SequelCare of Oklahoma – Antlers, OK

SOUTH DAKOTA

Sequel Transition Academy – Sioux Falls, SD

TENNESSEE

Kingston Academy – Kingston, TN – CLOSED

Norris Academy – Andersonville, TN

UTAH

Falcon Ridge Ranch – Virgin, UT

Lava Heights Academy – Toquerville, UT

Mt. Pleasant Academy – Mount Pleasant, UT – CLOSED

Red Rock Canyon School – St. George, UT – CLOSED

WYOMING

Normative Services – Sheridan, WY – CLOSED

 

TIMELINE OF ABUSES

On February 20, 2002, Red Rock Canyon School (RRCS) staffer Darcy Keenan Stowe was found guilty of Unlawful Sexual Conduct with a 16- or 17-year-old. The teen was a resident of the facility twice, during 2000 and 2001, when Stowe was employed there. A lawsuit filed by the teen’s parents in 2004 alleged that Stowe openly conducted a sexual relationship with their son and allowed him to drink, smoke, and cut classes and that other employees at RRCS ignored the affair. Upon his last discharge, the boy moved in with Stowe and her family. Stowe became the boy’s guardian in August 2001, with his parents’ consent. But two months later, the county attorney filed a criminal complaint against Stowe, accusing her of sexual activity with the boy—a felony. Stowe was ultimately sentenced to three years’ probation.[1]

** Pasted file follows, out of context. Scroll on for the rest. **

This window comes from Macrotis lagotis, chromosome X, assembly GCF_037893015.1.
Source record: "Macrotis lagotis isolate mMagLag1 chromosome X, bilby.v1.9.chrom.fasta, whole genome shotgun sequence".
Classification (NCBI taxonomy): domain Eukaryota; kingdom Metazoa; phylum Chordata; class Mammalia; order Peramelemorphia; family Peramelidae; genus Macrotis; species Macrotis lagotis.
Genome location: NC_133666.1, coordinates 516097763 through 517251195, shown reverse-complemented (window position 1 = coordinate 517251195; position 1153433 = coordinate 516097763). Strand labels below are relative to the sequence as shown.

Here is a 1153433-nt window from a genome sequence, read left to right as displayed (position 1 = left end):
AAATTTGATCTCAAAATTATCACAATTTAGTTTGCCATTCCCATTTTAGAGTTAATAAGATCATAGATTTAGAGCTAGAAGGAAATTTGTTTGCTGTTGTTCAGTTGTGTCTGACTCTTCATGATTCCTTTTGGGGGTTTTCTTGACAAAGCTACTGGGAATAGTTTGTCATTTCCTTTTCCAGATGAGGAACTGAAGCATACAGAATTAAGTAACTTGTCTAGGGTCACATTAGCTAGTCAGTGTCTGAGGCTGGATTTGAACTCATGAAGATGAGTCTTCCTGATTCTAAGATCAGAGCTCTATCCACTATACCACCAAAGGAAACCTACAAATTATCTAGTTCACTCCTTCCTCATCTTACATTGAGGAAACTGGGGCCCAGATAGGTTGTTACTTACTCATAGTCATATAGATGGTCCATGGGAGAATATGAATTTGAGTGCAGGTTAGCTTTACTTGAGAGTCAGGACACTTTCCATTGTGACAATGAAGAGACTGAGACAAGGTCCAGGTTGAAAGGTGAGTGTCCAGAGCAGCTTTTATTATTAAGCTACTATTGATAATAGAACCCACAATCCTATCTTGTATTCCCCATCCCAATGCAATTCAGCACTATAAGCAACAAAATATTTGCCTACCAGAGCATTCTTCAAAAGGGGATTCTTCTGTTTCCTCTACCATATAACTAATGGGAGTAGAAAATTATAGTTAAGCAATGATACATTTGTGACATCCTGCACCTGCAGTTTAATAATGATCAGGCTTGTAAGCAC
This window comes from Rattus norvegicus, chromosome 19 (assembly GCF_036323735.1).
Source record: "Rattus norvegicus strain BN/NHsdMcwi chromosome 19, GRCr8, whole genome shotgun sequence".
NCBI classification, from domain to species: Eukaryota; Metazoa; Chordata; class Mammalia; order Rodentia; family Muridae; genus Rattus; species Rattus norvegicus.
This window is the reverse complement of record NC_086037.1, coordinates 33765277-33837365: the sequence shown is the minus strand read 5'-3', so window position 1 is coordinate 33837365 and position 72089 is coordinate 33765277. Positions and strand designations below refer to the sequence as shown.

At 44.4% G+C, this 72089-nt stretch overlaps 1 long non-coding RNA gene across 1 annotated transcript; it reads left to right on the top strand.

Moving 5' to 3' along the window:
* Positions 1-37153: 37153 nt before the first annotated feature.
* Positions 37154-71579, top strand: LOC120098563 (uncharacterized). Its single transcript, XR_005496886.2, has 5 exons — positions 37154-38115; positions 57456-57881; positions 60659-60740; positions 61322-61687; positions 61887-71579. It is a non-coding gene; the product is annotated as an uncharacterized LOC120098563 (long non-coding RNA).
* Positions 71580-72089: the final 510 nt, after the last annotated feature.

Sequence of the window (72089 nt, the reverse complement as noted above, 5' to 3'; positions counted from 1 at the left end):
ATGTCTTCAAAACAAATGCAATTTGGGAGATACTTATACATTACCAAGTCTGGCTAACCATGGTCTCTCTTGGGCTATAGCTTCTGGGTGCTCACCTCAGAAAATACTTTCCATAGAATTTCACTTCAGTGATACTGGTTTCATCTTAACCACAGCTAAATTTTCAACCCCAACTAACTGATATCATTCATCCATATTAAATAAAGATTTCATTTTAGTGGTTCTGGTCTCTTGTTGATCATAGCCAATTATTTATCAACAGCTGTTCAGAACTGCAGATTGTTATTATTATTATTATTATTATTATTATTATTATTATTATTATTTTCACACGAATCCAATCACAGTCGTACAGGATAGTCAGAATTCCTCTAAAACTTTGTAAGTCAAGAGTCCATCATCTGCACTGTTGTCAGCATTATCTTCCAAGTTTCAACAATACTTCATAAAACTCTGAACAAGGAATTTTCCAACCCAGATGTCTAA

May 2002: Gregory and Moira Lank filed a $6 million wrongful death lawsuit against Red Rock Canyon School over the death of their 16-year-old daughter, Katherine, who was a resident of the facility. While out hiking with two other residents, she slipped and fell down a deep crevice and suffered a massive head trauma. She died three weeks later.

The civil complaint states that on Dec. 25, 2001, four RRCS staff members took 10 students on a hike through the Naming Caves in rural Washington County, Utah. During the hike, Lank and two other students were allowed to hike unsupervised. It further alleged that after Lank’s fall, staff waited about an hour before calling an air ambulance. It was another 90 minutes before the helicopter arrived. School officials should never have "taken a large group of students to a dangerous area" with only one radio and no medical equipment and "Management did not have a plan in place to efficiently handle emergencies or accidents," the suit states. "Because of the defendants' breaches of their duties, Katie Lank suffered extreme physical and mental pain, shock, agony and suffering prior to her death." The case was settled for undisclosed terms in April 2003.[2]